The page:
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Living with a MacBook - first thoughts

At this week's Web 2.0 Summit, I left the PC home and ventured to the city by the bay with only my new MacBook to see what a week on the road Mac-style would be like. Overall, my experience was great - the machine is a delight to use and very easy to carry around which is critical when navigating the airport maze, crowded hallways and meeting room of an event like Web 2.0, and walking the urban landscape. There are some transitional issues I'm still wrestling with though.

At this week's Web 2.0 Summit, I left the PC home and ventured to the city by the bay with only my new MacBook to see what a week on the road Mac-style would be like. Overall, my experience was great - the machine is a delight to use and very easy to carry around which is critical when navigating the airport maze, crowded hallways and meeting room of an event like Web 2.0, and walking the urban landscape. There are some transitional issues I'm still wrestling with though.

The two biggest issues I'm having are finding the right tools to replace the carefully constructed kit I've assembled on my Tablet PC and conventional laptops on the Windows platform. Over the years, I've chronicled these tools in a series of posts I've written under the "equation for serious productivity" heading. While there is no shortage of cool tools for the Mac, I have not yet been able to achieve the same level of productivity and automation on the Mac as I have on the PC.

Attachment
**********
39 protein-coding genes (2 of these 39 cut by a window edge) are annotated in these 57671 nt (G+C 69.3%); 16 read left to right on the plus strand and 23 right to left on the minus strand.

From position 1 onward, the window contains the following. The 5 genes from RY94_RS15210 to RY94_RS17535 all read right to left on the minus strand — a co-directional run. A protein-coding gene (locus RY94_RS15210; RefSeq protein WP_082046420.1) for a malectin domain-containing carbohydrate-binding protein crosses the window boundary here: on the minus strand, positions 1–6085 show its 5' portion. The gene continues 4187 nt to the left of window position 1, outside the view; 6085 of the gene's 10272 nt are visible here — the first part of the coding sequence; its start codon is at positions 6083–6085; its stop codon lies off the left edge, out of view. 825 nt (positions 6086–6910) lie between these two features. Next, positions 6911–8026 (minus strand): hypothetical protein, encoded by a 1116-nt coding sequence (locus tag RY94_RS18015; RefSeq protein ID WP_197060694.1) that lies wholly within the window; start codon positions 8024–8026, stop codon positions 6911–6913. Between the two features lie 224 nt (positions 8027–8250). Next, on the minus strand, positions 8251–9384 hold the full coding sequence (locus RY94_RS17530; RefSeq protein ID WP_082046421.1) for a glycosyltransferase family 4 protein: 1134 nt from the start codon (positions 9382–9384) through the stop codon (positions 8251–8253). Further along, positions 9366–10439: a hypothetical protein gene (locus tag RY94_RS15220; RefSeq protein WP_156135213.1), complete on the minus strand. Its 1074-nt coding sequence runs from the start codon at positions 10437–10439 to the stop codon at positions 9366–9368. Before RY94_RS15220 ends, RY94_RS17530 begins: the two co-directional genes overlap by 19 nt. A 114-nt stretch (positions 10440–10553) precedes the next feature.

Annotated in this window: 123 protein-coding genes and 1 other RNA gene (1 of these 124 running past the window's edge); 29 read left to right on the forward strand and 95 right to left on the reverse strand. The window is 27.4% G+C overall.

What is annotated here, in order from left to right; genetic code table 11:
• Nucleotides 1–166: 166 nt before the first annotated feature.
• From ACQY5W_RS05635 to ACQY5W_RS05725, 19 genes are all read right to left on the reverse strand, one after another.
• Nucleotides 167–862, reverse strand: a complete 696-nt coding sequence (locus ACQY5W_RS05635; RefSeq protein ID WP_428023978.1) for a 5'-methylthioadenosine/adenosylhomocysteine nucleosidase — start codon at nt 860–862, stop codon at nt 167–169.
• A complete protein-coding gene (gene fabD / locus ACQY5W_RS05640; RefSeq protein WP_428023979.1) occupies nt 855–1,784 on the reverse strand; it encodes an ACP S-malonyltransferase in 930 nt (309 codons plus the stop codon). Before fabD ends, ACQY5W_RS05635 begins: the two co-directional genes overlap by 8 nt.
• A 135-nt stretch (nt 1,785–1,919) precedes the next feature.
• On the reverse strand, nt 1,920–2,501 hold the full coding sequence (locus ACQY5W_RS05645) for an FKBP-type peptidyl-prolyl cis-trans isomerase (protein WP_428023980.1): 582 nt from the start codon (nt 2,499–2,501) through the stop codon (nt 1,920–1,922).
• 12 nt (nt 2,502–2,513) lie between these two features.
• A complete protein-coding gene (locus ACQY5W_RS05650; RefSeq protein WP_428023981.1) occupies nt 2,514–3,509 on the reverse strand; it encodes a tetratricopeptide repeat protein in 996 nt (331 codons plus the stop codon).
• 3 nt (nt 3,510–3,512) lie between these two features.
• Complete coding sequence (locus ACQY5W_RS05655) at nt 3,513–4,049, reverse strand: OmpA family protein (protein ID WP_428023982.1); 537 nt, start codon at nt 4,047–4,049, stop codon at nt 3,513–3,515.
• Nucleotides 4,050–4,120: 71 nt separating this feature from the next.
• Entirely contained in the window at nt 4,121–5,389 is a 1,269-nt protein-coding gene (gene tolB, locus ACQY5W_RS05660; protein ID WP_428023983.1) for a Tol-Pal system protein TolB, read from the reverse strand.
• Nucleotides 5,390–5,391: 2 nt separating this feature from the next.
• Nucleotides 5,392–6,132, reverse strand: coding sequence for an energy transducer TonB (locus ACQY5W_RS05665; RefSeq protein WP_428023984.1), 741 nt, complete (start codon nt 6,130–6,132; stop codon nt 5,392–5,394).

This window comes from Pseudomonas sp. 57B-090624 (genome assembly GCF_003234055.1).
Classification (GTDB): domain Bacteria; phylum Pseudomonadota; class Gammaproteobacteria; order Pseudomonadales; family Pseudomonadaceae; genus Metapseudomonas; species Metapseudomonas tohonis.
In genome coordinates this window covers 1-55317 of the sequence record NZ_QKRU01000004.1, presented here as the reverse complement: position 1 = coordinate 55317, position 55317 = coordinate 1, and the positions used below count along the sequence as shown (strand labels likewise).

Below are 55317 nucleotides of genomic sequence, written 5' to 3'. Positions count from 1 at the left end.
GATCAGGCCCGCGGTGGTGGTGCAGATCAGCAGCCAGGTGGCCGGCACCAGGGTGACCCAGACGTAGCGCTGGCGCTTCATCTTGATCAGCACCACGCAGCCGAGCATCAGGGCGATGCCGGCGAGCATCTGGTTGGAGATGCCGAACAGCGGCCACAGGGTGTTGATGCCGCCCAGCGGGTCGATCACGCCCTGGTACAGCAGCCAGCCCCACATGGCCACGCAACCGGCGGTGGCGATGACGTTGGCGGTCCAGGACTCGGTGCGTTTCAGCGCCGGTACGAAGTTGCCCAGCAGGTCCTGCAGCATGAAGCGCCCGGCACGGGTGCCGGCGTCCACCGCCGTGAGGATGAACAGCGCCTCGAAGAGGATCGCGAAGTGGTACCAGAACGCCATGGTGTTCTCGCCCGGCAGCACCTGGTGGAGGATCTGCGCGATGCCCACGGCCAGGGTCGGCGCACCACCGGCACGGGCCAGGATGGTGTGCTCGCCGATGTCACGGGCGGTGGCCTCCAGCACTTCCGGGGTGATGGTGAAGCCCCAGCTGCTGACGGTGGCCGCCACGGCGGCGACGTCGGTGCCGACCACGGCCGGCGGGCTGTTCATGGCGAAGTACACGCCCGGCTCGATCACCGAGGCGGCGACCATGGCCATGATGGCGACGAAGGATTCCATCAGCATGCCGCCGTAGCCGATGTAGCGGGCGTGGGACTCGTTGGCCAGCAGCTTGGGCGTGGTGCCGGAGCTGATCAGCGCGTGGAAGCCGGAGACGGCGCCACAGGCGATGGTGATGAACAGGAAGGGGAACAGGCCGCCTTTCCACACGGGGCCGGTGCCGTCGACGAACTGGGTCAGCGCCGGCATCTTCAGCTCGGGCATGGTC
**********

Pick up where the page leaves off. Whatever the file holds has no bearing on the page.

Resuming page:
Some of that is simply learning curve and, as my time investment in the Mac grows, I'm sure I'll sort out some of what I'm currently missing. For example, on the PC I swear by ActiveWords. This utility is always running on my PC and has allowed me to construct hundreds of mnemonic shortcuts that I can type or scribble (on the Tablet) to perform routine actions I need to take on a continual basis. I've been spending some time digging through OS X's Automator utility and it looks like it will address some, but not all, of what I use ActiveWords to accomplish on the PC. As time permits, I guess I'll have to dust off my long-forgotten AppleScript chops as well.